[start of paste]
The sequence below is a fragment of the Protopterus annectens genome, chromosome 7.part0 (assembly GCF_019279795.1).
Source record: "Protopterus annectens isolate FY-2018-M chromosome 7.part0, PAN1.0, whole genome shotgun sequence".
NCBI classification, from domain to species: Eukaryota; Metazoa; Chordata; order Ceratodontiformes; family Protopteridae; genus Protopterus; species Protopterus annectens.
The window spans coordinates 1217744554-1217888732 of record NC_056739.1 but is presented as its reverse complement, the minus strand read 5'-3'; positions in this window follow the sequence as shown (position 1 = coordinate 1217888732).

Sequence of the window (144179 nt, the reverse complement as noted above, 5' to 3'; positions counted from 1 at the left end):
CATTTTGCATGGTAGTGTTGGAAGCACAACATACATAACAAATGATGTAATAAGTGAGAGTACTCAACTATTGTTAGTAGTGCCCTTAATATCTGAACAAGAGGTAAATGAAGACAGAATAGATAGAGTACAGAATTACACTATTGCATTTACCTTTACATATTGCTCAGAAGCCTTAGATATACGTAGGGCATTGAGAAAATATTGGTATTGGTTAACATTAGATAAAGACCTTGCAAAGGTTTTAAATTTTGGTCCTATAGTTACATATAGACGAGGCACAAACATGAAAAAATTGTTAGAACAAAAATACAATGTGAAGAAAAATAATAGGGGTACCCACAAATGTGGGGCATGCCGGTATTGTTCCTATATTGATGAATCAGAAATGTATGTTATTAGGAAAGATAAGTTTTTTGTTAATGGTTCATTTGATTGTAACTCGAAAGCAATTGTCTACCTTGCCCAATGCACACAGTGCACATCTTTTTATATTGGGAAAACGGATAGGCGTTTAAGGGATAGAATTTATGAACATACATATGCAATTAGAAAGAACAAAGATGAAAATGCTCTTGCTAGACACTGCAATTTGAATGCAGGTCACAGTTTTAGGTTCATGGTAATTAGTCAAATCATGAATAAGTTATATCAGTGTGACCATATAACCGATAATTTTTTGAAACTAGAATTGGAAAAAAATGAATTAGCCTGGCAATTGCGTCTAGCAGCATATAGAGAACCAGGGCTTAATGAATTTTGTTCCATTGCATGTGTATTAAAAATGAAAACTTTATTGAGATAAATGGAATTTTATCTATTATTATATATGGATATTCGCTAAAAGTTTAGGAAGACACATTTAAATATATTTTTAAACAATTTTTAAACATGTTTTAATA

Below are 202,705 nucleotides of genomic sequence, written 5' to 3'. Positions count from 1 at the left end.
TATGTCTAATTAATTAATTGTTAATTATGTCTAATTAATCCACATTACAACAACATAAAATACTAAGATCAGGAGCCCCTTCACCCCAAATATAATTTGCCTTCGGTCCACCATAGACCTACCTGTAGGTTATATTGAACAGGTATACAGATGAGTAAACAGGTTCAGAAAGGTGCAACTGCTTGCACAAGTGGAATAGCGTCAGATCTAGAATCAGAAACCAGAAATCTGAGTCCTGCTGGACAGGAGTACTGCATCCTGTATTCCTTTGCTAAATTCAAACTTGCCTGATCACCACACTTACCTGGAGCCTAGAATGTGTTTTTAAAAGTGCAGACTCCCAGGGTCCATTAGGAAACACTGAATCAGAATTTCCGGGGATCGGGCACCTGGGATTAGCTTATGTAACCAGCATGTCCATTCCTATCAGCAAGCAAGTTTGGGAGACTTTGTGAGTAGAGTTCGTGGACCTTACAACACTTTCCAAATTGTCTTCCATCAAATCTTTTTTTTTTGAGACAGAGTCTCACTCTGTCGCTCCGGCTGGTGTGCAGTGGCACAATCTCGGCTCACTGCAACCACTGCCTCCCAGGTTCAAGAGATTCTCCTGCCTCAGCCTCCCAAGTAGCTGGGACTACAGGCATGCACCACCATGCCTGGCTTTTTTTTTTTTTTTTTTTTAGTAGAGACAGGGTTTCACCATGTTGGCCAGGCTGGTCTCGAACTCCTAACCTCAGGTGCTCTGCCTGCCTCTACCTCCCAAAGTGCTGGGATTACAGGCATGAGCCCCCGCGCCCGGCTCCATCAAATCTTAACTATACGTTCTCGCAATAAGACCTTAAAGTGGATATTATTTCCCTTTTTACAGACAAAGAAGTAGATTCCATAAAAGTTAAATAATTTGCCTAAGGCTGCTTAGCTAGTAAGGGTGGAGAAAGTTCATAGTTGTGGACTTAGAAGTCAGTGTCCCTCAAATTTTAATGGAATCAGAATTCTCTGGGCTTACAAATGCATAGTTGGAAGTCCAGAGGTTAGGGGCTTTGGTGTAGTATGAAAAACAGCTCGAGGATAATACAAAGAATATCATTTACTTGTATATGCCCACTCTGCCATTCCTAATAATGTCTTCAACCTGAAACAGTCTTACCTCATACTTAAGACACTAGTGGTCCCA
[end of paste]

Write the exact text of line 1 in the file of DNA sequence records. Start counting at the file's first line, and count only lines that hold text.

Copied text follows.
The sequence below is a fragment of the Protopterus annectens genome, chromosome 7.part0 (assembly GCF_019279795.1).